In practice, in the Dutch situation I have positive experiences with using cell-phones for certain categories of prisoners. I also see that this technology could help us to do our work in the future.
    I realize that’s far away from the reality in de US. I visited one of your prisons in 2012 and was impressed by the lack of hope and trust and the hardness of the relationship between staff and inmates. Colleagues told me that the suicide rate amongst prison staff in the state of Massachusetts is the highest of all professional groups over there. They explained that this was partly caused by PTSD and a culture of not talking about your personal problems. And also: “People see police officers in the streets protecting them, and everybody loves fireman. They think that the problems with delinquents are solved when you lock them up. Well, they are not!” The US has the highest prison rate in the world and spends more money on prisons then on their whole system of higher education. Is there somebody out there, working in the US prison-system who has an idea how to better the situation of staff and inmates? Considering that it has to be done without more money and the fact that prison reform seems to be a no-go-area for politicians?

  14. PrisonPath March 6, 2013 at 5:22 pm #

    By Kristin–I think that the US should get rid of the seniority system in corrections, and base promotion and pay on performance. The seniority system guarantees that really talented people go elsewhere. It is most prevalent in the US in education and law enforcement. What those fields have in common is that they are far too expensive and they don’t work.

  15. PrisonPath March 7, 2013 at 2:19 pm #

    frans• Thank you, Bradley. I say a prison is a self-contained, institutional environment, where prison staff and inmates suffer from the same tendencies. They often do not communicate with each other. They speak in the presence of one another about one another as though neither can hear what the other is saying. They stop perceiving each other as human beings—human beings with families, children and specific, personal characteristics. The staff often treat the inmates in the same manner they feel treated by their boss; in other words, the culture of the prison is top-down. Prison is highly hierarchical, and as it is at the highest level, so it will be at the lowest. How the director or warden treats his or her subordinates is how those subordinates will treat theirs. When there is an abuse of power in a hierarchical culture, that abuse of power trickles down all the way to the lowest power member. In prison, this often results in inmate-to-inmate abuse. Prison is a classic example of the survival of the fittest, but in prison, the weak cannot escape. Instead, the weak are bullied, beaten, raped, and at times, murdered. The existence of corruption and unauthorized violence by staff strengthens this mechanism. Staff and inmates tend to create their own set of rules and regulations, which the warden often does not know about. All these tendencies together create a very unsafe environment.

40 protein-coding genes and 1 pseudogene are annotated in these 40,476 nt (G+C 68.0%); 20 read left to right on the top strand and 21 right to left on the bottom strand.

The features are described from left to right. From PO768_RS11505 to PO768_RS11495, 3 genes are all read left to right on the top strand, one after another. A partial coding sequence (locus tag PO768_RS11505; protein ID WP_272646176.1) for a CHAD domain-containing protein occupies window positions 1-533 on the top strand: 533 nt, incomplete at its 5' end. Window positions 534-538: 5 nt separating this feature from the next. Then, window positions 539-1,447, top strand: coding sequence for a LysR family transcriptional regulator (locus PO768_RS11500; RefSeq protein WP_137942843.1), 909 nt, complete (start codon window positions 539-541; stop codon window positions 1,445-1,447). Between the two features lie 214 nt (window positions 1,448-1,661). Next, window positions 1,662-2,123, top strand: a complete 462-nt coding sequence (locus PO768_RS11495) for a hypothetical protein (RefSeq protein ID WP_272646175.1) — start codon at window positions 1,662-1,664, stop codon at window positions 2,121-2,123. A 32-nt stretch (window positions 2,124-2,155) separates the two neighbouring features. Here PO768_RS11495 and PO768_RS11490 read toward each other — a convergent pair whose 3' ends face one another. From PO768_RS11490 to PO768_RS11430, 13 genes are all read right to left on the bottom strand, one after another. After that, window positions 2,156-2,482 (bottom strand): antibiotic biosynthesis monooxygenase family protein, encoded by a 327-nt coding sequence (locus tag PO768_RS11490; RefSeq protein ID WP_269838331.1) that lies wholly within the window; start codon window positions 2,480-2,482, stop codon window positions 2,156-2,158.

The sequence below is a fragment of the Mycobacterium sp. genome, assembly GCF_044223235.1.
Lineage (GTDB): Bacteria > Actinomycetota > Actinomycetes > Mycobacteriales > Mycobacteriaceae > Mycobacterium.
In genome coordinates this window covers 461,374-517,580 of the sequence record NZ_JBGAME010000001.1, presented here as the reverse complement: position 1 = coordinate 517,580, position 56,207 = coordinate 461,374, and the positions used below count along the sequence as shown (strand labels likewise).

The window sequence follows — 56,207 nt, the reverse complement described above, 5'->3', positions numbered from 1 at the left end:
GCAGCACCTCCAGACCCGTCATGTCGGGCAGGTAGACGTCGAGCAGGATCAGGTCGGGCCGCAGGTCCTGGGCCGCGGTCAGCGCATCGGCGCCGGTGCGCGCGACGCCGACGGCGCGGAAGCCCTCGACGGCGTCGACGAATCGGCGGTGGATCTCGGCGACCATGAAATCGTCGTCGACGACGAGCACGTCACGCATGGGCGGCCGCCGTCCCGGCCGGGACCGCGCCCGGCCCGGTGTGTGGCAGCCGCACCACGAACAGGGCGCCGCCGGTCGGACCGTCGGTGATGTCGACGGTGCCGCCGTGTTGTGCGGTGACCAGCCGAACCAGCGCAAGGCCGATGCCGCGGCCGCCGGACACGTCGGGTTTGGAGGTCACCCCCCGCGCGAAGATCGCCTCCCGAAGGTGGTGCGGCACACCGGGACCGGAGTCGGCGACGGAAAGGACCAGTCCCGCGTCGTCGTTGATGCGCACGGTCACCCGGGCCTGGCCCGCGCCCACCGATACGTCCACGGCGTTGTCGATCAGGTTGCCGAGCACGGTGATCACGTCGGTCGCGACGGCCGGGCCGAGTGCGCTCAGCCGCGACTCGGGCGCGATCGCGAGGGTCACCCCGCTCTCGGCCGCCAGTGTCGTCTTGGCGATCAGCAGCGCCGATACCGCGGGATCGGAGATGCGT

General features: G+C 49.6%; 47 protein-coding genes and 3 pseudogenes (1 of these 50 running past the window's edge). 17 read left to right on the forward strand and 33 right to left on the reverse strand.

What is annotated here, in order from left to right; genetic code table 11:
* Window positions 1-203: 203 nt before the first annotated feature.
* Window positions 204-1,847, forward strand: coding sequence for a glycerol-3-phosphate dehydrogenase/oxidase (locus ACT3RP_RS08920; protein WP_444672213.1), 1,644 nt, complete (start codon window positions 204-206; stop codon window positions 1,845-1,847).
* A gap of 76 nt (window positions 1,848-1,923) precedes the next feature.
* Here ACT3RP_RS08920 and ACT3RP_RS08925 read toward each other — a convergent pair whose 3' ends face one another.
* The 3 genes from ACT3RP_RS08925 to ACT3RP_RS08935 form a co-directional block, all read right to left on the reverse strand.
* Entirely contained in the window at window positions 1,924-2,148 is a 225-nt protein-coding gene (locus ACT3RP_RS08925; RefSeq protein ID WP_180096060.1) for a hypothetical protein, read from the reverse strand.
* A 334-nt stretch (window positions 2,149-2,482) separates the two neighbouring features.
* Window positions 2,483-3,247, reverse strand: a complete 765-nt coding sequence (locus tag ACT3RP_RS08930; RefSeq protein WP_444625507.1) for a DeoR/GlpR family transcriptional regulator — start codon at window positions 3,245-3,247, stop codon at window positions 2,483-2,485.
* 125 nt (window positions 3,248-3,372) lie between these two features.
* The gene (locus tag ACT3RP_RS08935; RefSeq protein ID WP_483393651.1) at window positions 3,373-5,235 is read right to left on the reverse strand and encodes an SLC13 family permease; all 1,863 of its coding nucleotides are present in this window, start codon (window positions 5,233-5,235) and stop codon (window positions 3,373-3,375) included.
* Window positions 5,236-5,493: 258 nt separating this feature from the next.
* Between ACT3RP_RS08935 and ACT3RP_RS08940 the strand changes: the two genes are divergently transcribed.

I call on everybody to add contributions in this group and to suggest strategies to circumvent these destructive tendencies within the prisons.

    Incarcerated individuals are people too; they are our fellow human beings. The same goes for the staf: you have the right to work in an environment in which you can keep your empathie, openness, integrity and positivism. That does not mean that anybody could avoid being confronted with violence and other negative aspects of the job. And one needs to be very alert all the time on security and be aware of the fact that prison-staf has to stay in charge. That ‘s why I think it is necessary to find ways to make a prison a more healthy place to work in.
    Prisoners are not a different breed of human; they do not derive from another planet. They are individuals who once were our neighbors. They are our brothers; they are children of our friends and friends of our children. They are different from us in that they made severely bad choices that brought severe consequences.

  16. PrisonPath March 7, 2013 at 2:20 pm #

    robert• How about we define what sort of prisons we are talking about. As death row, institutions for criminally insane, sexual predators, prisoner with sadistic tendencies are not the same as someone who is in for fines let’s being realistic. I have encountered prisoner who would hurt, kill or abuse at any opportunity . Prisoners that have abused tortured and killed their own children.